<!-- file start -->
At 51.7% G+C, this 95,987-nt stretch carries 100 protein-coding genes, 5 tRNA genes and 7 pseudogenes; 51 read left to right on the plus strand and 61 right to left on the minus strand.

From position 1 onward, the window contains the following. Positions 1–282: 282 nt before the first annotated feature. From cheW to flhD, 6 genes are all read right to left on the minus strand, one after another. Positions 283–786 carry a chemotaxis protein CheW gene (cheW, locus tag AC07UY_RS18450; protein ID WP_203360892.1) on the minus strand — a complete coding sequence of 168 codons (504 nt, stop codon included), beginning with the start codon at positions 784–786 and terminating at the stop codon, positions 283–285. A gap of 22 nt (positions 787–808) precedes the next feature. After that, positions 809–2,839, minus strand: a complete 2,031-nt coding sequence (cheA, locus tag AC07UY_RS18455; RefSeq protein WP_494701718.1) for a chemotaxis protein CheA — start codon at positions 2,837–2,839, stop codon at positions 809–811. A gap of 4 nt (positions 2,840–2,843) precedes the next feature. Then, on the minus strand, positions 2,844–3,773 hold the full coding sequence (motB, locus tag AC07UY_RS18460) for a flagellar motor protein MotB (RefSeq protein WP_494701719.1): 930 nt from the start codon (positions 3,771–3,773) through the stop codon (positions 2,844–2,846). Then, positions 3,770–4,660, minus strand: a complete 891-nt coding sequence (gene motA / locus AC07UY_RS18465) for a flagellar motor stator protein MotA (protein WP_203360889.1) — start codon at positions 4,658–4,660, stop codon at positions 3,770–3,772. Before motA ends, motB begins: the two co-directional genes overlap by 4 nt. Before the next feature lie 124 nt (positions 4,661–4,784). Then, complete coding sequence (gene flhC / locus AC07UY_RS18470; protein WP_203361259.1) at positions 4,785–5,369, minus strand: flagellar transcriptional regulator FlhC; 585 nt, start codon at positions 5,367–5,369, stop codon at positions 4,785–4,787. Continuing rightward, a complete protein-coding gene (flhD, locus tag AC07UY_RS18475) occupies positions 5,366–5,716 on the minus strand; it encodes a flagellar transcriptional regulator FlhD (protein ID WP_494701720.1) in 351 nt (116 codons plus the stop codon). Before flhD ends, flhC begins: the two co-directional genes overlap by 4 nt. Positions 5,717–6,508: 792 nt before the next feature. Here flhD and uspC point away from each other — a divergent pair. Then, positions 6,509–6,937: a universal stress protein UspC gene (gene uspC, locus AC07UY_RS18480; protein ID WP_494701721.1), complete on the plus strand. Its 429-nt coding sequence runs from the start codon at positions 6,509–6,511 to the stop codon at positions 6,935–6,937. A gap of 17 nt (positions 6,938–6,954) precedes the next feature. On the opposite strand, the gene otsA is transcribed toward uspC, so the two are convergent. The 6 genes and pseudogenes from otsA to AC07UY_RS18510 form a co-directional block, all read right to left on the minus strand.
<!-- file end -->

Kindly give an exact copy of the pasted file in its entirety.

At 51.7% G+C, this 95,987-nt stretch carries 100 protein-coding genes, 5 tRNA genes and 7 pseudogenes; 51 read left to right on the plus strand and 61 right to left on the minus strand.

From position 1 onward, the window contains the following. Positions 1–282: 282 nt before the first annotated feature. From cheW to flhD, 6 genes are all read right to left on the minus strand, one after another. Positions 283–786 carry a chemotaxis protein CheW gene (cheW, locus tag AC07UY_RS18450; protein ID WP_203360892.1) on the minus strand — a complete coding sequence of 168 codons (504 nt, stop codon included), beginning with the start codon at positions 784–786 and terminating at the stop codon, positions 283–285. A gap of 22 nt (positions 787–808) precedes the next feature. After that, positions 809–2,839, minus strand: a complete 2,031-nt coding sequence (cheA, locus tag AC07UY_RS18455; RefSeq protein WP_494701718.1) for a chemotaxis protein CheA — start codon at positions 2,837–2,839, stop codon at positions 809–811. A gap of 4 nt (positions 2,840–2,843) precedes the next feature. Then, on the minus strand, positions 2,844–3,773 hold the full coding sequence (motB, locus tag AC07UY_RS18460) for a flagellar motor protein MotB (RefSeq protein WP_494701719.1): 930 nt from the start codon (positions 3,771–3,773) through the stop codon (positions 2,844–2,846). Then, positions 3,770–4,660, minus strand: a complete 891-nt coding sequence (gene motA / locus AC07UY_RS18465) for a flagellar motor stator protein MotA (protein WP_203360889.1) — start codon at positions 4,658–4,660, stop codon at positions 3,770–3,772. Before motA ends, motB begins: the two co-directional genes overlap by 4 nt. Before the next feature lie 124 nt (positions 4,661–4,784). Then, complete coding sequence (gene flhC / locus AC07UY_RS18470; protein WP_203361259.1) at positions 4,785–5,369, minus strand: flagellar transcriptional regulator FlhC; 585 nt, start codon at positions 5,367–5,369, stop codon at positions 4,785–4,787. Continuing rightward, a complete protein-coding gene (flhD, locus tag AC07UY_RS18475) occupies positions 5,366–5,716 on the minus strand; it encodes a flagellar transcriptional regulator FlhD (protein ID WP_494701720.1) in 351 nt (116 codons plus the stop codon). Before flhD ends, flhC begins: the two co-directional genes overlap by 4 nt. Positions 5,717–6,508: 792 nt before the next feature. Here flhD and uspC point away from each other — a divergent pair. Then, positions 6,509–6,937: a universal stress protein UspC gene (gene uspC, locus AC07UY_RS18480; protein ID WP_494701721.1), complete on the plus strand. Its 429-nt coding sequence runs from the start codon at positions 6,509–6,511 to the stop codon at positions 6,935–6,937. A gap of 17 nt (positions 6,938–6,954) precedes the next feature. On the opposite strand, the gene otsA is transcribed toward uspC, so the two are convergent. The 6 genes and pseudogenes from otsA to AC07UY_RS18510 form a co-directional block, all read right to left on the minus strand.